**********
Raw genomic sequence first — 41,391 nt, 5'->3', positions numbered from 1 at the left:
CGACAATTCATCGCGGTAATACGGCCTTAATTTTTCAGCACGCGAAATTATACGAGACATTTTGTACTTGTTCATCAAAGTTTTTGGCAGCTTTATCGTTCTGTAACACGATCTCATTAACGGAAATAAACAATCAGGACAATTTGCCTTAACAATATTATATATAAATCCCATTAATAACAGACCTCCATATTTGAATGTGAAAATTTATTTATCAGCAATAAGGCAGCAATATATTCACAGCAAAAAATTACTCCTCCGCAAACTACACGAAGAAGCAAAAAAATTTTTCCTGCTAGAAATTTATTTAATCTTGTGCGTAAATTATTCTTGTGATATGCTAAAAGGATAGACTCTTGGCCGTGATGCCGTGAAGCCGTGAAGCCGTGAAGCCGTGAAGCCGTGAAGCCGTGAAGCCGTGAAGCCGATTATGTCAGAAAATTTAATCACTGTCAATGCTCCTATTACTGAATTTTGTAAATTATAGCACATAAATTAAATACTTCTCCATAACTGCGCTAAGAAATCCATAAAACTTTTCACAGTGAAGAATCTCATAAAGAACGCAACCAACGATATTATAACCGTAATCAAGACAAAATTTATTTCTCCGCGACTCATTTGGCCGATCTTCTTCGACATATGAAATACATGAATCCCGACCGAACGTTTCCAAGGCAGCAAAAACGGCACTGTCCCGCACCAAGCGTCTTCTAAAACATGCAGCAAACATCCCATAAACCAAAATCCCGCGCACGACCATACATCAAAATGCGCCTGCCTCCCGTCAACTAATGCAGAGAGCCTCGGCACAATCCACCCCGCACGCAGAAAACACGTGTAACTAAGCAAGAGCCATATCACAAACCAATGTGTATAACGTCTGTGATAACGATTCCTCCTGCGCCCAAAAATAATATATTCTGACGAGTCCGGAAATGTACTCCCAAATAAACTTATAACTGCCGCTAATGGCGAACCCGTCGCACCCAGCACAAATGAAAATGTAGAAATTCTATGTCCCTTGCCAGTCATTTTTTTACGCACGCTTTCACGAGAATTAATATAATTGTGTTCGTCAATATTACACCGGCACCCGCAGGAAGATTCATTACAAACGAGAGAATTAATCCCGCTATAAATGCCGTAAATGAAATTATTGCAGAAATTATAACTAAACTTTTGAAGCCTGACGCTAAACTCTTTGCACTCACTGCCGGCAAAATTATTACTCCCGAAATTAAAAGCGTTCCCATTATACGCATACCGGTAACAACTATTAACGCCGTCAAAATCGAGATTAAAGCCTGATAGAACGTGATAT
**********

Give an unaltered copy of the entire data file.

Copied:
Raw genomic sequence first — 41,391 nt, 5'->3', positions numbered from 1 at the left:
CGACAATTCATCGCGGTAATACGGCCTTAATTTTTCAGCACGCGAAATTATACGAGACATTTTGTACTTGTTCATCAAAGTTTTTGGCAGCTTTATCGTTCTGTAACACGATCTCATTAACGGAAATAAACAATCAGGACAATTTGCCTTAACAATATTATATATAAATCCCATTAATAACAGACCTCCATATTTGAATGTGAAAATTTATTTATCAGCAATAAGGCAGCAATATATTCACAGCAAAAAATTACTCCTCCGCAAACTACACGAAGAAGCAAAAAAATTTTTCCTGCTAGAAATTTATTTAATCTTGTGCGTAAATTATTCTTGTGATATGCTAAAAGGATAGACTCTTGGCCGTGATGCCGTGAAGCCGTGAAGCCGTGAAGCCGTGAAGCCGTGAAGCCGTGAAGCCGTGAAGCCGATTATGTCAGAAAATTTAATCACTGTCAATGCTCCTATTACTGAATTTTGTAAATTATAGCACATAAATTAAATACTTCTCCATAACTGCGCTAAGAAATCCATAAAACTTTTCACAGTGAAGAATCTCATAAAGAACGCAACCAACGATATTATAACCGTAATCAAGACAAAATTTATTTCTCCGCGACTCATTTGGCCGATCTTCTTCGACATATGAAATACATGAATCCCGACCGAACGTTTCCAAGGCAGCAAAAACGGCACTGTCCCGCACCAAGCGTCTTCTAAAACATGCAGCAAACATCCCATAAACCAAAATCCCGCGCACGACCATACATCAAAATGCGCCTGCCTCCCGTCAACTAATGCAGAGAGCCTCGGCACAATCCACCCCGCACGCAGAAAACACGTGTAACTAAGCAAGAGCCATATCACAAACCAATGTGTATAACGTCTGTGATAACGATTCCTCCTGCGCCCAAAAATAATATATTCTGACGAGTCCGGAAATGTACTCCCAAATAAACTTATAACTGCCGCTAATGGCGAACCCGTCGCACCCAGCACAAATGAAAATGTAGAAATTCTATGTCCCTTGCCAGTCATTTTTTTACGCACGCTTTCACGAGAATTAATATAATTGTGTTCGTCAATATTACACCGGCACCCGCAGGAAGATTCATTACAAACGAGAGAATTAATCCCGCTATAAATGCCGTAAATGAAATTATTGCAGAAATTATAACTAAACTTTTGAAGCCTGACGCTAAACTCTTTGCACTCACTGCCGGCAAAATTATTACTCCCGAAATTAAAAGCGTTCCCATTATACGCATACCGGTAACAACTATTAACGCCGTCAAAATCGAGATTAAAGCCTGATAGAACGTGATAT